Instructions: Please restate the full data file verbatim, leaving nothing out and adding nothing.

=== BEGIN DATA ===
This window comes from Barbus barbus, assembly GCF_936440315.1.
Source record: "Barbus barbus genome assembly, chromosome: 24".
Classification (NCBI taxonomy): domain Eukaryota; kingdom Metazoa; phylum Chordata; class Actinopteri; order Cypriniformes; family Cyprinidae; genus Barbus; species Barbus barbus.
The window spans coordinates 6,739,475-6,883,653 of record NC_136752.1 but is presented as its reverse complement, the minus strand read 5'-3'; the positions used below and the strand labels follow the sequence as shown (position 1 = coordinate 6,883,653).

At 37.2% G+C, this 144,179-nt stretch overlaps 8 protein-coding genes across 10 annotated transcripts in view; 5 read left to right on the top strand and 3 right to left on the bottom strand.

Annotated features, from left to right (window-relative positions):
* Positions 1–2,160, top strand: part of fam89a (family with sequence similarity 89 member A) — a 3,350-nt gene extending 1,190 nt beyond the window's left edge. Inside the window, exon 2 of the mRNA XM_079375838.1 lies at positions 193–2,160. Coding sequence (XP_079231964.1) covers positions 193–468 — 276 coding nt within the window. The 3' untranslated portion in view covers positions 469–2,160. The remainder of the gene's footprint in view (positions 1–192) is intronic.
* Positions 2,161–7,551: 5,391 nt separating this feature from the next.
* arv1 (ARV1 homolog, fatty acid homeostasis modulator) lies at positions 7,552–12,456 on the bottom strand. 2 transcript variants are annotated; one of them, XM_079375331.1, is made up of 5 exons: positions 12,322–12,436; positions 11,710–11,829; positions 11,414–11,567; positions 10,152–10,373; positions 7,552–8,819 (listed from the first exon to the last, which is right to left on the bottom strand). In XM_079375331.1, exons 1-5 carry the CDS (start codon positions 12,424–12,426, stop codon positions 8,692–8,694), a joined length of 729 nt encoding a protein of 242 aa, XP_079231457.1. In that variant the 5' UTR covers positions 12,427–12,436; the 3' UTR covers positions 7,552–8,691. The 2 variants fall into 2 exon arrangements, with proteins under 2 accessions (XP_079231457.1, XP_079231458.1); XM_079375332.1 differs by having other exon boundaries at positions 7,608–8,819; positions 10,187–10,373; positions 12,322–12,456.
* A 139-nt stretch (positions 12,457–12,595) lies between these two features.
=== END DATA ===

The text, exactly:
This window comes from Barbus barbus, assembly GCF_936440315.1.
Source record: "Barbus barbus genome assembly, chromosome: 24".
Classification (NCBI taxonomy): domain Eukaryota; kingdom Metazoa; phylum Chordata; class Actinopteri; order Cypriniformes; family Cyprinidae; genus Barbus; species Barbus barbus.
The window spans coordinates 6,739,475-6,883,653 of record NC_136752.1 but is presented as its reverse complement, the minus strand read 5'-3'; the positions used below and the strand labels follow the sequence as shown (position 1 = coordinate 6,883,653).

At 37.2% G+C, this 144,179-nt stretch overlaps 8 protein-coding genes across 10 annotated transcripts in view; 5 read left to right on the top strand and 3 right to left on the bottom strand.

Annotated features, from left to right (window-relative positions):
* Positions 1–2,160, top strand: part of fam89a (family with sequence similarity 89 member A) — a 3,350-nt gene extending 1,190 nt beyond the window's left edge. Inside the window, exon 2 of the mRNA XM_079375838.1 lies at positions 193–2,160. Coding sequence (XP_079231964.1) covers positions 193–468 — 276 coding nt within the window. The 3' untranslated portion in view covers positions 469–2,160. The remainder of the gene's footprint in view (positions 1–192) is intronic.
* Positions 2,161–7,551: 5,391 nt separating this feature from the next.
* arv1 (ARV1 homolog, fatty acid homeostasis modulator) lies at positions 7,552–12,456 on the bottom strand. 2 transcript variants are annotated; one of them, XM_079375331.1, is made up of 5 exons: positions 12,322–12,436; positions 11,710–11,829; positions 11,414–11,567; positions 10,152–10,373; positions 7,552–8,819 (listed from the first exon to the last, which is right to left on the bottom strand). In XM_079375331.1, exons 1-5 carry the CDS (start codon positions 12,424–12,426, stop codon positions 8,692–8,694), a joined length of 729 nt encoding a protein of 242 aa, XP_079231457.1. In that variant the 5' UTR covers positions 12,427–12,436; the 3' UTR covers positions 7,552–8,691. The 2 variants fall into 2 exon arrangements, with proteins under 2 accessions (XP_079231457.1, XP_079231458.1); XM_079375332.1 differs by having other exon boundaries at positions 7,608–8,819; positions 10,187–10,373; positions 12,322–12,456.
* A 139-nt stretch (positions 12,457–12,595) lies between these two features.